Next week I'm running an intensive writing retreat on the sacred Isle of Iona, 'Islands of the Heart'. Usually I come here afterwards; this year I'm appreciating the break in the relentlessness of my recent life as a prelude to that. And the little converted 'blackhouse' (ex-fishing croft) I'm staying in has all I need, in its simplicity, and more. (No, it's a little more sophisticated than this one above, however.)

It's April. The swallows are just in from Africa, and soon the whales and basking sharks will be back in the Sound. If I want to, I can spend all day watching the sea (and have, on many occasions). Later, the red deer may appear on the skyline, and the hares will be feeding below in the meadows.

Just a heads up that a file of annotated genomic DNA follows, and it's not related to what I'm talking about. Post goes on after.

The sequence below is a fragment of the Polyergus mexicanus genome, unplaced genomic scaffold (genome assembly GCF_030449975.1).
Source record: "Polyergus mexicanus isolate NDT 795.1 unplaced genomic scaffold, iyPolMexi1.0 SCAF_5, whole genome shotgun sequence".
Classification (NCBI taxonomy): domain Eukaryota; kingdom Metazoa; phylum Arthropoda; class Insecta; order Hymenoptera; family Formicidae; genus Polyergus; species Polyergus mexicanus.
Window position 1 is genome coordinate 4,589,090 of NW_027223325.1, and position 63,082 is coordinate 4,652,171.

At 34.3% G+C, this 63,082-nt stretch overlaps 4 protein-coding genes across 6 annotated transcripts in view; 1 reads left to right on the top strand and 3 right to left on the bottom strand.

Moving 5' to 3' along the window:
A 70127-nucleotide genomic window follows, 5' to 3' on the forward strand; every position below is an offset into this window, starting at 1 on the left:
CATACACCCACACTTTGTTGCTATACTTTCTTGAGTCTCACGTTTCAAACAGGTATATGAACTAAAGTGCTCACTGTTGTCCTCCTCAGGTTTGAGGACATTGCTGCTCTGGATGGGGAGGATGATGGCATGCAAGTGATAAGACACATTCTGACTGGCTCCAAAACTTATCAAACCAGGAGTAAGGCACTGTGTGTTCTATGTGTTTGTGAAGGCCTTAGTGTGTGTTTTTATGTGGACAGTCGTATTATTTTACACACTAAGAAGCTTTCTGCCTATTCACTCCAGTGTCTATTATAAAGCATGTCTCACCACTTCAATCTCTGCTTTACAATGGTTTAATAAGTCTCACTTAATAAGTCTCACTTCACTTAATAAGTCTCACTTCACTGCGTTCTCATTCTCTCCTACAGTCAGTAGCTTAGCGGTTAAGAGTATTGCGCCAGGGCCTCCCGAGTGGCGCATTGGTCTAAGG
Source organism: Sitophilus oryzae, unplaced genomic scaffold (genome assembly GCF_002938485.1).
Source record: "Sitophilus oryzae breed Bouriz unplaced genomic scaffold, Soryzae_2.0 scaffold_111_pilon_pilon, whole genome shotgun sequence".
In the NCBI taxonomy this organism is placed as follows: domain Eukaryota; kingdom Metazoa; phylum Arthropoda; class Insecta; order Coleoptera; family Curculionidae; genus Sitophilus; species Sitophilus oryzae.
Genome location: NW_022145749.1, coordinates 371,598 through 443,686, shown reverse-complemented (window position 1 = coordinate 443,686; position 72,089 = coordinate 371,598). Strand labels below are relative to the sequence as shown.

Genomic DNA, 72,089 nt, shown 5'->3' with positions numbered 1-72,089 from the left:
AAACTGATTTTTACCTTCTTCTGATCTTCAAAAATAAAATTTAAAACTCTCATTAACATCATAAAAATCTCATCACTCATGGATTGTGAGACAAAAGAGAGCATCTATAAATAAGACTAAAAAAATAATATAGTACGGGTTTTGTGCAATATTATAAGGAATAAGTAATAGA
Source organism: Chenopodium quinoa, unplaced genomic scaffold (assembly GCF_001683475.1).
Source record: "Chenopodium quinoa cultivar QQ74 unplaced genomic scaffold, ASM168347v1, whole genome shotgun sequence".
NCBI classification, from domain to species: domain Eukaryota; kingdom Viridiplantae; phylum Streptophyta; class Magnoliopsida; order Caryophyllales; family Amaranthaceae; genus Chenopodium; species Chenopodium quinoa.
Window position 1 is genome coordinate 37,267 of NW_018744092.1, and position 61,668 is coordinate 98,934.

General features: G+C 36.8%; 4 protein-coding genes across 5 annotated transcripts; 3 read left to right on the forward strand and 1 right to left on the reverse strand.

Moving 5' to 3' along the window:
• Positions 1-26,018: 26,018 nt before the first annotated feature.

Now, early dusk, titanium sea and a strong golden pathway out from the sun over the isles of the West across the sea to me where I'm sitting on a rocky tump, with miniature primroses and dog violets blossoming, and wild flag irises down below by the cottage door, and a wheatear, and all thought suspended; and I'm home again, here in this moment, in its fullness.



The last night I sit outside
till day has bled itself west over the islands;
Coll with its crescent beaches a smudge
under the horned moon, my hand
cramped on my cooling mug,
and the sea annealed silver;
and they don’t come.

I leave the window open. Bunched shadows
of deer veer past
wary, a hare nudges
the berry-blue mass of sky.

All night I ebb and flow; I am
the rise and fall of the sea’s breathing.

            A god, when it appears
smacks you awake, does not tread lightly.

          Towards daybreak
cresting the waves, I’m slammed
from sleep by a great flank, dark, shining,
ploughing the thinning air

and when I swing my feet to the floor
I’m plunged chasms down in that single
sonic throb, bone-jarring –

    in freefall now, and all the walls dissolving.

~ Roselle Angwin (2004), in Looking For Icarus (bluechrome 2005)